I spent last week in Washington, DC for a conference called Children, Youth, and a New Kind of Christianity. Though I wasn’t sure I would be able to attend until the last minute, I had been looking forward to this conference for a year or so. It promised to bring together the two theological areas in which I spend most of my time these days: youth ministry and the emerging church movement. I’m grateful to Dave Csinos and the conference planning committee for bringing together a large number of people interested in how to do children and youth ministry in our rapidly changing world. There were a lot of speakers packed into four days; it was a stimulating and exhausting ride of a conference. As with every conference I attend, I walked away with some good ideas to chew on. Others have already blogged about it, and I encourage you to check out their posts to get a sense for what it was all about: Chris Rodkey, Adam Walker Cleaveland, and Carl Gregg.
While it was obvious that many in attendance were really being fed, there were several of us wondering what was “new” or “emerging” at the conference. Given Brian McLaren’s invitational video and some of the primer readings like this one from Dave Csinos, I expected that the conference would really explore what it means to do children and youth ministry in a postmodern context informed by the probing questions and paradigm shifts of the emerging church movement. But relatively few speakers addressed these shifts (or addressed them well). There were some big name speakers who really didn’t have anything unique to say about children and youth ministry, even if what they did talk about was really good. There were many presentations about what people are doing in their particular contexts, but not many of them really pushed the needle toward a postmodern or emerging perspective on children and youth ministry. At the halfway mark of the conference, I posed the question on Twitter: what have we heard that actually reflects or engages a “new kind of Christianity”? I didn’t receive much of a response.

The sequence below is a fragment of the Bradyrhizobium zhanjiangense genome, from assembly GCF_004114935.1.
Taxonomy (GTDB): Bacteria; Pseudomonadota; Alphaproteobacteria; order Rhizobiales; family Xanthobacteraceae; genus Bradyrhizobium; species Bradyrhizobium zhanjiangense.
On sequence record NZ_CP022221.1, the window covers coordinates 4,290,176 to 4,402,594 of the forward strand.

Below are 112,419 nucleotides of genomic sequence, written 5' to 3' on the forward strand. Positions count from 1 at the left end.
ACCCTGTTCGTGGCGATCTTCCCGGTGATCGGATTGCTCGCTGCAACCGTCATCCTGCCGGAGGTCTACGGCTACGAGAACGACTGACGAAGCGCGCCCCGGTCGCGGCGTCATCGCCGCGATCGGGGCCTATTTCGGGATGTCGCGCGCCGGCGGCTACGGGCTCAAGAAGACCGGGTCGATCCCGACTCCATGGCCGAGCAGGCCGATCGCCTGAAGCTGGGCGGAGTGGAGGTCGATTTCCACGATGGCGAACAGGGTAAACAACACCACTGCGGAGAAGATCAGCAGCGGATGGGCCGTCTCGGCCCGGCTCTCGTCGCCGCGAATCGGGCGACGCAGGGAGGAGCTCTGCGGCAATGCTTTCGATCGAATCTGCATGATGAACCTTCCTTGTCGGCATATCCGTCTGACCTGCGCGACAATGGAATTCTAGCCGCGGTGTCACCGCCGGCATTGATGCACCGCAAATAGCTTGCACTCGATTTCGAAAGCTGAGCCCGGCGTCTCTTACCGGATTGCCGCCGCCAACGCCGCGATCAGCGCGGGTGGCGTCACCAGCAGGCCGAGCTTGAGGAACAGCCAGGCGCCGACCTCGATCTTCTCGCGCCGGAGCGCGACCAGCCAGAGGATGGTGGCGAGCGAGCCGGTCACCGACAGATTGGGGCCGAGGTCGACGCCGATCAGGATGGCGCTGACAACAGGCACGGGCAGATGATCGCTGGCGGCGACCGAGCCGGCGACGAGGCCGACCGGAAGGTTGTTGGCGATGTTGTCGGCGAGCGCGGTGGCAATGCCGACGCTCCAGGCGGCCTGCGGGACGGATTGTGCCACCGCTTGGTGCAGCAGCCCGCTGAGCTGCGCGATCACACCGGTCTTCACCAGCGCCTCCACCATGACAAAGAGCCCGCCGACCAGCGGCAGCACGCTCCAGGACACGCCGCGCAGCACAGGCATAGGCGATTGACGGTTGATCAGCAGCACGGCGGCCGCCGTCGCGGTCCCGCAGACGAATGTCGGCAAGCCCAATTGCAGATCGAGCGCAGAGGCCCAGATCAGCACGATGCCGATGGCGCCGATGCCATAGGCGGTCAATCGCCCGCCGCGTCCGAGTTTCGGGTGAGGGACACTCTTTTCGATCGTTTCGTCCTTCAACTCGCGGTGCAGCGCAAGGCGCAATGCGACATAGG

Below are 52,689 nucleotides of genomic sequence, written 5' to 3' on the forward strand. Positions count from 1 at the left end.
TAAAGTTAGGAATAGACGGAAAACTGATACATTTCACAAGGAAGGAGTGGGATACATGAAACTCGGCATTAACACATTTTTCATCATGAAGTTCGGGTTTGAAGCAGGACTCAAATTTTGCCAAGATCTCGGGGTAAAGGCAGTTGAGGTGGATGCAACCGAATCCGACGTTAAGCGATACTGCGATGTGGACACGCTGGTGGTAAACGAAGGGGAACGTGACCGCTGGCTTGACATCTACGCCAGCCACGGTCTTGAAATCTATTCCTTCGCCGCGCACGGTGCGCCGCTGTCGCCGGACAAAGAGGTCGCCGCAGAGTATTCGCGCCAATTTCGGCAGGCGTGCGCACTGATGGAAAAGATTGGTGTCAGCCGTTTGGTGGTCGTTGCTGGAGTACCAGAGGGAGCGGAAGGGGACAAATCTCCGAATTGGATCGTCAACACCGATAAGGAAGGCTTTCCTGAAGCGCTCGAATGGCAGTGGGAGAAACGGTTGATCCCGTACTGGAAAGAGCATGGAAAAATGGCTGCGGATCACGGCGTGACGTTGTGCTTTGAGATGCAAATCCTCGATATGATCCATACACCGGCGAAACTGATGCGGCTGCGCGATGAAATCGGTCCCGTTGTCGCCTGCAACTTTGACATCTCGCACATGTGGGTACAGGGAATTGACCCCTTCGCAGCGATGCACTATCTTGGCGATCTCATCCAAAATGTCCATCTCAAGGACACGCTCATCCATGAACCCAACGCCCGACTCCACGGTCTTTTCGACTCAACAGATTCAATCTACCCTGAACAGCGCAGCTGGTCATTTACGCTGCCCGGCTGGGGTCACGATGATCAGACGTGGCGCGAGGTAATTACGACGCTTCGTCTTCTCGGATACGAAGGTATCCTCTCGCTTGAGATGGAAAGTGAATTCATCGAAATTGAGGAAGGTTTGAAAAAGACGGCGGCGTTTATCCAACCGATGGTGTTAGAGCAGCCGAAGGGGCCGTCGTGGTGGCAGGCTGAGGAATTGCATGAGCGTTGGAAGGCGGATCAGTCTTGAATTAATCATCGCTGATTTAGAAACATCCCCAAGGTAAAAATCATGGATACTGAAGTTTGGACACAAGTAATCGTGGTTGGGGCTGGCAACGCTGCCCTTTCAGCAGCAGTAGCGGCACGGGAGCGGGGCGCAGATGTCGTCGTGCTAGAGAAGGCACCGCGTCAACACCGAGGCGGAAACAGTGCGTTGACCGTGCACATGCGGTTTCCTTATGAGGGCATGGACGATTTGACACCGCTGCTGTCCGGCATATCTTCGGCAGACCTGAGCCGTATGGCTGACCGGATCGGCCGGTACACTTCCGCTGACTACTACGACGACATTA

When I asked Brian McLaren about this during one of the breaks, I think he thought I was talking about what “emerging church” as a brand has to do with children and youth ministry. But that wasn’t my concern at all. I completely agree with his recent post about “emerging” not being about style. But what I found missing at this conference was a deep engagement in the theological issues Brian and others (like Tony Jones and Doug Pagitt) have been wrestling with for the past decade or so. There were nods to important issues like narrative, missional youth ministry, environmentalism, and multiculturalism. But there were a lot of issues left untouched or barely scratched.
Again, it was obvious that the overwhelming majority of those in attendance thought the conference was great and that it really met their needs and expectations. Perhaps I just had the wrong expectations about what the conference would be like. As with some other conferences I have been to recently (NEXT Church comes to mind), I have two primary frustrations: 1) we keep asking the same open questions without working toward robust responses; and 2) church leaders (especially youth workers) are too quick to focus on best practices rather than dig in and explore the big theological issues that inform our practices. Don’t get me wrong, I like big questions and best practices, but by now I come to conferences with a good sense of the driving questions and I think best practices ought to be a side dish rather than the main course.
As I mentioned on Twitter during this event, I’m thinking quite seriously about hosting a children and youth ministry conference in Chicago in the fall of 2013. The particular focus is still gelling, but I want to gather together practitioners and academics to think about the following three questions:
- What does religious education/faith formation for children and youth look like in a postmodern context? For example, what is the purpose, role, and shape of confirmation in a church context that embraces uncertainty and ambiguity?
- What does children and youth ministry look like in a post-denominational context? Are we raising emerging generations in particular faith traditions or are we reinforcing the post-denominational trends? Does it matter?
- Even more broadly, how do we effectively minister to children, youth, and families in a post-Christendom context in which church is no longer at the center of culture?
I’m thinking of calling it something like “Children and Youth Ministry in the Posts.” Chris Rodkey (somewhat) jokingly suggested “Children, Youth and a New Kind of Post-Christianity.” Whatever we call it, if this sounds interesting to you, let me know.